Leveson: The way ahead for a free press in the UK
13 Dec 2012

The Leveson debate has been polarised and cast simply as a battle between those who “accept” the judge’s recommendations and those who “reject” them.

Index welcomed the establishment of the Inquiry, and took an active part in it. There is, as we  have pointed out, much to praise in Lord Justice Leveson’s findings and recommendations. This includes:

  • Arbitration;
  • A more balanced press council, reflecting society and not just publishers, and
  • Clear guidelines on public interest, ethics and standards, which are all for the benefit of the press.

But all that is good in the report can be achieved without statutory regulation and political interference in the form of new laws on the press. Index believes that:

  • A law specifically affecting the press, no matter how “light touch”, damages the freedom of the press. David Cameron appears to understand this, and Index welcomes the government’s stance in not reaching for new laws to fix problems that are not actually matters of law.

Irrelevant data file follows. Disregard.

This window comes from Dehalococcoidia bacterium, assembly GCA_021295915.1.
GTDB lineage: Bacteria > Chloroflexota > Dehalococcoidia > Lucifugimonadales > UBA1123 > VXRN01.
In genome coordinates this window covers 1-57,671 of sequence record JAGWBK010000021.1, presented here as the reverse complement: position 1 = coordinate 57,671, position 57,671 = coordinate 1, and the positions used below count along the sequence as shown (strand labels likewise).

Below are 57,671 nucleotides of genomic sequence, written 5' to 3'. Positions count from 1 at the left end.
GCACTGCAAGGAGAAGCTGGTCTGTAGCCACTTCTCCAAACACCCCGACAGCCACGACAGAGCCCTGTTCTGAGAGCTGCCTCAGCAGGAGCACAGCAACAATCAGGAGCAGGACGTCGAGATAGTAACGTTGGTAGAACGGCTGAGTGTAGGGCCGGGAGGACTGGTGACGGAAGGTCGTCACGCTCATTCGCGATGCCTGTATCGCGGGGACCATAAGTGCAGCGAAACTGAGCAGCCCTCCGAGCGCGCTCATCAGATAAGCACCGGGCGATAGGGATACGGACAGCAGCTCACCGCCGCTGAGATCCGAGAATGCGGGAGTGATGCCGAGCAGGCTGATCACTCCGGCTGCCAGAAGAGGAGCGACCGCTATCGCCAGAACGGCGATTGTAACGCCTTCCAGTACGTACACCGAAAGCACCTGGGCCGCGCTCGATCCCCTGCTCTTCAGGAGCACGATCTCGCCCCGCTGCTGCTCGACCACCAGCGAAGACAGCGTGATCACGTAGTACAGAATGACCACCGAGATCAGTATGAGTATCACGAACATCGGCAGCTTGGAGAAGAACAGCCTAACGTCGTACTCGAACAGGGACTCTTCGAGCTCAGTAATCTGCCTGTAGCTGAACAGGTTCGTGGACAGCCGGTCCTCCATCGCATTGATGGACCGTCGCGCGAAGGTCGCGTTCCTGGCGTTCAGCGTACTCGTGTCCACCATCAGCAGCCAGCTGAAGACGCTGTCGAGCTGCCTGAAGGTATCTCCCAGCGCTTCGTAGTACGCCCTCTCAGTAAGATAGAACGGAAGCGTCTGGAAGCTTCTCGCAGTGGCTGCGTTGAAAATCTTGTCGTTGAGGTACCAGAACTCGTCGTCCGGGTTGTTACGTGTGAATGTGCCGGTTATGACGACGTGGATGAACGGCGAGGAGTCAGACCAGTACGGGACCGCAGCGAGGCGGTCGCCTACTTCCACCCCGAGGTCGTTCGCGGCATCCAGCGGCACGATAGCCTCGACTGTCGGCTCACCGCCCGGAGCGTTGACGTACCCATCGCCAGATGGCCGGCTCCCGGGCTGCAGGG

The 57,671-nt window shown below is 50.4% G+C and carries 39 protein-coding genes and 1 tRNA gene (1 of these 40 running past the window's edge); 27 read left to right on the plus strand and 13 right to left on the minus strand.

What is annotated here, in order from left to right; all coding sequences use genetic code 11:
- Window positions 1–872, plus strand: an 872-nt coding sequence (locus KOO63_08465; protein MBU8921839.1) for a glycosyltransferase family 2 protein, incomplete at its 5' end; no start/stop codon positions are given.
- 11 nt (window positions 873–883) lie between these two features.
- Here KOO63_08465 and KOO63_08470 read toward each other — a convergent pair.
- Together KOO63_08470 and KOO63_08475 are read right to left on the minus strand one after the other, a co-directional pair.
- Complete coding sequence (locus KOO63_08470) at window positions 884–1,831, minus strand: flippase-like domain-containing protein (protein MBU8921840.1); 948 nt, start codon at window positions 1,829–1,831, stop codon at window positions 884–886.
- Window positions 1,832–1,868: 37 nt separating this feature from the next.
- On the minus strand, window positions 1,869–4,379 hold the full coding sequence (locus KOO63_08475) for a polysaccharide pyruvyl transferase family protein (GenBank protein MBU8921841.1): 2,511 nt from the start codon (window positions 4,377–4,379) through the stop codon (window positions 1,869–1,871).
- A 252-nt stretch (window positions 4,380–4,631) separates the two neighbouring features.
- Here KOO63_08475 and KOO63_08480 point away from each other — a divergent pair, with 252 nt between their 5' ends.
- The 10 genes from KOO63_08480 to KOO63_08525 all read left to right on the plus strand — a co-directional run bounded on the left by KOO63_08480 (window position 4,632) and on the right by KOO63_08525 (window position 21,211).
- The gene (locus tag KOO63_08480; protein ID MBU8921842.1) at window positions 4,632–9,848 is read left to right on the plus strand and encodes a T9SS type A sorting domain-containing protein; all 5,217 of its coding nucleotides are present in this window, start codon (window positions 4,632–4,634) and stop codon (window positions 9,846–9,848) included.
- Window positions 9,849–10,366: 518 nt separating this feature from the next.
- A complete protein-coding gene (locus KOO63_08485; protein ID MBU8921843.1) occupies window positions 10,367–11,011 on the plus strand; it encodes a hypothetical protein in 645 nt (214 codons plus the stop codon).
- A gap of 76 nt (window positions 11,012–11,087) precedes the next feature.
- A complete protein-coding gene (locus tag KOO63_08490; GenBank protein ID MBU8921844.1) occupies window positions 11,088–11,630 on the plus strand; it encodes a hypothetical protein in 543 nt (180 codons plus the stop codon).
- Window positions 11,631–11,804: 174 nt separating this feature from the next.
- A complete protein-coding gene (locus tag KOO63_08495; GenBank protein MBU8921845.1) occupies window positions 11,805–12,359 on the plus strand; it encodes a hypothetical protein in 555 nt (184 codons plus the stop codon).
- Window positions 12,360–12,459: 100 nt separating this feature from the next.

• There are already many laws which apply to the abuses carried out by the press — libel, contempt, privacy, and more. While some of these laws are problematic, and Index has sought to reform them, properly applied they should achieve the correct balance between a free press and other civil rights, without the need for additional statutes.
  • More press laws would be bad for free speech in the UK and set a bad example for the rest of the world. A tough but voluntary regulator is the best way to ensure a free press and a fair society.

The full paper can be read in a PDF format.

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